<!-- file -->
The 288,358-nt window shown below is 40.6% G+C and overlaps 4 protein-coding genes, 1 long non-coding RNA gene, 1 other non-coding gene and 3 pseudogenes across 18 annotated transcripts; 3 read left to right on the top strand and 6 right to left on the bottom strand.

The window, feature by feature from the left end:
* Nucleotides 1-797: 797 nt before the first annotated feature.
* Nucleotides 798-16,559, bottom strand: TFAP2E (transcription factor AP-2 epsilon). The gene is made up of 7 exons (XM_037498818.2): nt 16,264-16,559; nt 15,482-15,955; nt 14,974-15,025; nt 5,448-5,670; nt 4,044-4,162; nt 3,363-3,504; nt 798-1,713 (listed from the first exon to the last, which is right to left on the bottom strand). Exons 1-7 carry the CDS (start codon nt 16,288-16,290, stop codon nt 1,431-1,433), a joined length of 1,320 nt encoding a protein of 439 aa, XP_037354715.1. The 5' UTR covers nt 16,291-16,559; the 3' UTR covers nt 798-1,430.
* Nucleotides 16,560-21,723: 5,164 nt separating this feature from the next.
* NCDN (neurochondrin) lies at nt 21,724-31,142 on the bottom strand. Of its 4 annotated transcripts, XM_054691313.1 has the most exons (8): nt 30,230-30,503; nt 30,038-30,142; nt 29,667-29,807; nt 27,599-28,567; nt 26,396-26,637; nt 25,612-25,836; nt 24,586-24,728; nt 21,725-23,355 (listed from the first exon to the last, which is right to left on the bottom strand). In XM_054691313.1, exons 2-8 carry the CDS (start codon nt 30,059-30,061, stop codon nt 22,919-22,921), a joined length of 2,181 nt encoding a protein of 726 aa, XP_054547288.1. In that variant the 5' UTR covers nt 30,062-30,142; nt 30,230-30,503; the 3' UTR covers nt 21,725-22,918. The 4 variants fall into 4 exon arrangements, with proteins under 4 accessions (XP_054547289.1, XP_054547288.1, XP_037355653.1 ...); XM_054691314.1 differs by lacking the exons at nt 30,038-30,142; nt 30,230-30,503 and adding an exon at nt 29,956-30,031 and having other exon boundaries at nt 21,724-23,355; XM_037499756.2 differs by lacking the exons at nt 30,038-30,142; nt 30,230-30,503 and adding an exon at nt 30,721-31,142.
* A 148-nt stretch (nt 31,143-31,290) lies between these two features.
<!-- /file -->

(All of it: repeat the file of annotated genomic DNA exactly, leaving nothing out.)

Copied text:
The 288,358-nt window shown below is 40.6% G+C and overlaps 4 protein-coding genes, 1 long non-coding RNA gene, 1 other non-coding gene and 3 pseudogenes across 18 annotated transcripts; 3 read left to right on the top strand and 6 right to left on the bottom strand.

The window, feature by feature from the left end:
* Nucleotides 1-797: 797 nt before the first annotated feature.
* Nucleotides 798-16,559, bottom strand: TFAP2E (transcription factor AP-2 epsilon). The gene is made up of 7 exons (XM_037498818.2): nt 16,264-16,559; nt 15,482-15,955; nt 14,974-15,025; nt 5,448-5,670; nt 4,044-4,162; nt 3,363-3,504; nt 798-1,713 (listed from the first exon to the last, which is right to left on the bottom strand). Exons 1-7 carry the CDS (start codon nt 16,288-16,290, stop codon nt 1,431-1,433), a joined length of 1,320 nt encoding a protein of 439 aa, XP_037354715.1. The 5' UTR covers nt 16,291-16,559; the 3' UTR covers nt 798-1,430.
* Nucleotides 16,560-21,723: 5,164 nt separating this feature from the next.
* NCDN (neurochondrin) lies at nt 21,724-31,142 on the bottom strand. Of its 4 annotated transcripts, XM_054691313.1 has the most exons (8): nt 30,230-30,503; nt 30,038-30,142; nt 29,667-29,807; nt 27,599-28,567; nt 26,396-26,637; nt 25,612-25,836; nt 24,586-24,728; nt 21,725-23,355 (listed from the first exon to the last, which is right to left on the bottom strand). In XM_054691313.1, exons 2-8 carry the CDS (start codon nt 30,059-30,061, stop codon nt 22,919-22,921), a joined length of 2,181 nt encoding a protein of 726 aa, XP_054547288.1. In that variant the 5' UTR covers nt 30,062-30,142; nt 30,230-30,503; the 3' UTR covers nt 21,725-22,918. The 4 variants fall into 4 exon arrangements, with proteins under 4 accessions (XP_054547289.1, XP_054547288.1, XP_037355653.1 ...); XM_054691314.1 differs by lacking the exons at nt 30,038-30,142; nt 30,230-30,503 and adding an exon at nt 29,956-30,031 and having other exon boundaries at nt 21,724-23,355; XM_037499756.2 differs by lacking the exons at nt 30,038-30,142; nt 30,230-30,503 and adding an exon at nt 30,721-31,142.
* A 148-nt stretch (nt 31,143-31,290) lies between these two features.